Rohypnol (pronounced row-hip-nole) is not legally available in the United States, even for medicinal purposes, but it is an approved medicine In most other parts of the world, prescribed mainly for the short-term treatment of sleep disorders. Rohypnol is a tranquilizer like Valium, yet is 10 times more potent. The drug produces sedative effects, including amnesia, muscle relaxation, and the slowing of psychomotor performance. Sedation occurs 20 to 30 minutes after administration of a 2-mg tablet and lasts for approximately 8 hours.
Illicit use of Rohypnol originated in Europe in the 1970s and has increased worldwide since then. However, the substance did not appear in the United States until the early 1990s. In 1992, a South Florida hotline began receiving calls reporting occasional to chronic abuse of the drug. Around the same time, the drug appeared in Texas as well. Today, use of Rohypnol is one of the fastest growing drug problems in both areas. In addition, the drug appears to be spreading across the United States. As of April 1995, the Drug Enforcement Administration had documented over 1,000 cases of Rohypnol possession across 13 states.
Rohypnol use by youths of all socioeconomic status has been reported. The inexpensive cost, ranging from $2 to $3 per pill, attracts young users. High school students report use of the drug as a cheap drunk and as a cure for alcohol hangovers. Typically, however, Rohypnol is used along with alcohol and other drugs. College students using Rohypnol report mixing it with beer to enhance the feeling of drunkenness. It has also been reported to be used in combination with marijuana and cocaine, as well as heroin. Rohypnol use appears to be spreading in the United States among high school and college youth. In some areas, it is associated with gangs, and it is becoming known as a club drug.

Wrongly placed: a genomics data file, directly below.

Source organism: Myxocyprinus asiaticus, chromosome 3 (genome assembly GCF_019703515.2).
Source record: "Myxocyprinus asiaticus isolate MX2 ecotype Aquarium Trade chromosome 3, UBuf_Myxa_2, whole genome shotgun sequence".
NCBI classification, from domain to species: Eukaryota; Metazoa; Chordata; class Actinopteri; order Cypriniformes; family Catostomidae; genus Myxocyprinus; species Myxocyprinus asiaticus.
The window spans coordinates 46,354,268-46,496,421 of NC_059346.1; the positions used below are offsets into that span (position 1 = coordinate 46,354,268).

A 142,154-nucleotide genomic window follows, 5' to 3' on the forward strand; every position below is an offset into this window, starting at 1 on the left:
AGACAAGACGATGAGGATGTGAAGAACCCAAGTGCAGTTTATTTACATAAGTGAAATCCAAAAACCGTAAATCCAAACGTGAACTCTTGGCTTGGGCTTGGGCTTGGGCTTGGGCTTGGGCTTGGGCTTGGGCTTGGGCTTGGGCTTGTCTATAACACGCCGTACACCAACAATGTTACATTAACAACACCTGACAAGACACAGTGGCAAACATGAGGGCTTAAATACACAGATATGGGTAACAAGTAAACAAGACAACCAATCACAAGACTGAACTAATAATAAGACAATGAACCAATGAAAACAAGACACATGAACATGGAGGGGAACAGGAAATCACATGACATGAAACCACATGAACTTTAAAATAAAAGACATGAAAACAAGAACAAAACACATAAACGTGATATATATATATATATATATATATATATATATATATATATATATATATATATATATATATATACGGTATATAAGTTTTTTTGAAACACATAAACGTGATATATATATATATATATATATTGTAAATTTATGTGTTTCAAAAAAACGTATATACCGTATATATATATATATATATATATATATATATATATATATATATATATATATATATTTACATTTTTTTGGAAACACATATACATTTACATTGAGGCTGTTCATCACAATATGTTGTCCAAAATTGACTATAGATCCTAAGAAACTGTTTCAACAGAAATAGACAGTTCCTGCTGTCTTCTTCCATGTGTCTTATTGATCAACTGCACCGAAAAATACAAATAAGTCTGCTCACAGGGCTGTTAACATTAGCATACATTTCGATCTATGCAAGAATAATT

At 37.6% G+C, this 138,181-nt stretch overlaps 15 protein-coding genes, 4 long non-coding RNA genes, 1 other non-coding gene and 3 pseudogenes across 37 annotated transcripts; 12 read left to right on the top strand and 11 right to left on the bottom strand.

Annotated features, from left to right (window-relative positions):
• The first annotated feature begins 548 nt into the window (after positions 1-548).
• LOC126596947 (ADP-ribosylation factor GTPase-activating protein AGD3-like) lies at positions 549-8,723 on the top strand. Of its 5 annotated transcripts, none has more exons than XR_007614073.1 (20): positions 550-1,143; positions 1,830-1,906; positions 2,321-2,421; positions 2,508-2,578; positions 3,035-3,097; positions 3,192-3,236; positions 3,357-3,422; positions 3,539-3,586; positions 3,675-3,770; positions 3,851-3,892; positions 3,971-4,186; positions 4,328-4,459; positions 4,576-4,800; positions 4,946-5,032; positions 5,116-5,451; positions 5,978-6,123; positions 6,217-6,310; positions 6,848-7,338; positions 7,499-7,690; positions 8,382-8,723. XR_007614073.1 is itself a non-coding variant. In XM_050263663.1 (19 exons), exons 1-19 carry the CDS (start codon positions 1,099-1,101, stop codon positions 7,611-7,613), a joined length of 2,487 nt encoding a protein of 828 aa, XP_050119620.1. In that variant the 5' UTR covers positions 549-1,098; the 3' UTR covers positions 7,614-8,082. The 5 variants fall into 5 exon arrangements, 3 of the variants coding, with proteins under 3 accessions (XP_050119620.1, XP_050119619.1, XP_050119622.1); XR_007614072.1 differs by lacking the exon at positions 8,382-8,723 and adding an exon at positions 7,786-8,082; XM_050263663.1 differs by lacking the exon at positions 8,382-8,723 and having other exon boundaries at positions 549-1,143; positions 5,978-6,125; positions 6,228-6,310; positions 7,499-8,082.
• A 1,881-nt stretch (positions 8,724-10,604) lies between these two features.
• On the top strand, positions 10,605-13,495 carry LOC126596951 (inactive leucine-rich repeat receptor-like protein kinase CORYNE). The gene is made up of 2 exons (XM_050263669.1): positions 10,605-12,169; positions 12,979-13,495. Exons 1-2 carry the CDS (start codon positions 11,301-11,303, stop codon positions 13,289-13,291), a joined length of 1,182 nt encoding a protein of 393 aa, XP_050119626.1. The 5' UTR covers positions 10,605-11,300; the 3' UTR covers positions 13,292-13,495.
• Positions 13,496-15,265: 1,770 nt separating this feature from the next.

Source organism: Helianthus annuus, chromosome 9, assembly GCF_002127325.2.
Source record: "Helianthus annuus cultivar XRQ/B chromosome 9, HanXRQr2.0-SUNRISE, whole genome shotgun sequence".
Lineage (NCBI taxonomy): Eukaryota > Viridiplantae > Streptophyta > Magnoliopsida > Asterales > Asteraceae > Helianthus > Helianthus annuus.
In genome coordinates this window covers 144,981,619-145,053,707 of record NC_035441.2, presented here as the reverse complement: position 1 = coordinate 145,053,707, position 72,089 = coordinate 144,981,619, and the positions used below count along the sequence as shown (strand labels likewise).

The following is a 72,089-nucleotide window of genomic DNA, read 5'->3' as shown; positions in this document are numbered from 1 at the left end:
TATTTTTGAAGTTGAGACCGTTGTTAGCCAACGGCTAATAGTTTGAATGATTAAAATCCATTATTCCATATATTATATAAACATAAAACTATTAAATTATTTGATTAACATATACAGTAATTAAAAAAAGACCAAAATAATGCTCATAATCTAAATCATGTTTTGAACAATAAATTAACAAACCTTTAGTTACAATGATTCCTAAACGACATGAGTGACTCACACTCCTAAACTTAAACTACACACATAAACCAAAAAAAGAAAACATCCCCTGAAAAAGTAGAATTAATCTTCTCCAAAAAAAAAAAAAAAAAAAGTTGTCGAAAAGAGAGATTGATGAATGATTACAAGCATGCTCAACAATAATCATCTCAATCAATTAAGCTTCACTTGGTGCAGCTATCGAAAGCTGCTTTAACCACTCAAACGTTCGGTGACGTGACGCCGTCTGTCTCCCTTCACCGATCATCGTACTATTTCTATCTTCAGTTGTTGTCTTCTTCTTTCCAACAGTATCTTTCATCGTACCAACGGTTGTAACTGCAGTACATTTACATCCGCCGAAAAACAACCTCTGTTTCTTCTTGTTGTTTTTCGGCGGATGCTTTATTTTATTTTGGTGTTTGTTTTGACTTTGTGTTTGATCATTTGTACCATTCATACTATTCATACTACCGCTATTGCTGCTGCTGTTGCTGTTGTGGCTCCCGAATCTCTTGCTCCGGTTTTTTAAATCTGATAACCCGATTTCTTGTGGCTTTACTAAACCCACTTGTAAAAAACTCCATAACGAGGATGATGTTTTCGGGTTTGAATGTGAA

The use of Rohypnol itself is dangerous, leading to physical and psychological dependence, which increases with dose and duration of use. However, there are other dangers linked to the use of this substance. Rohypnol is typically sold in its original bubble packaging, conveying a sense of legality and security in its use. The perceived safety of the drug along with the trend of use in combination with other substances, creates the possibility of Rohypnol becoming a gateway to harder drugs. An equally serious danger is the reported use of Rohypnol as a "date rape" drug of choice. While this specific use may not be pervasive, it is cause for concern.
Lethal overdose is unlikely; however, continued use will result in physical dependence. Withdrawal symptoms range from headache, muscle pain, and confusion to hallucinations and convulsions.Seizures may occur a week or more after cessation of use. Thus, medically supervised detoxification using diminishing doses of other denzodiazepines is essential.
How Your Gifts Can Help
Teen Challenge is funded by contributions. Those who need our help the most can least afford help. Please consider a donation to Teen Challenge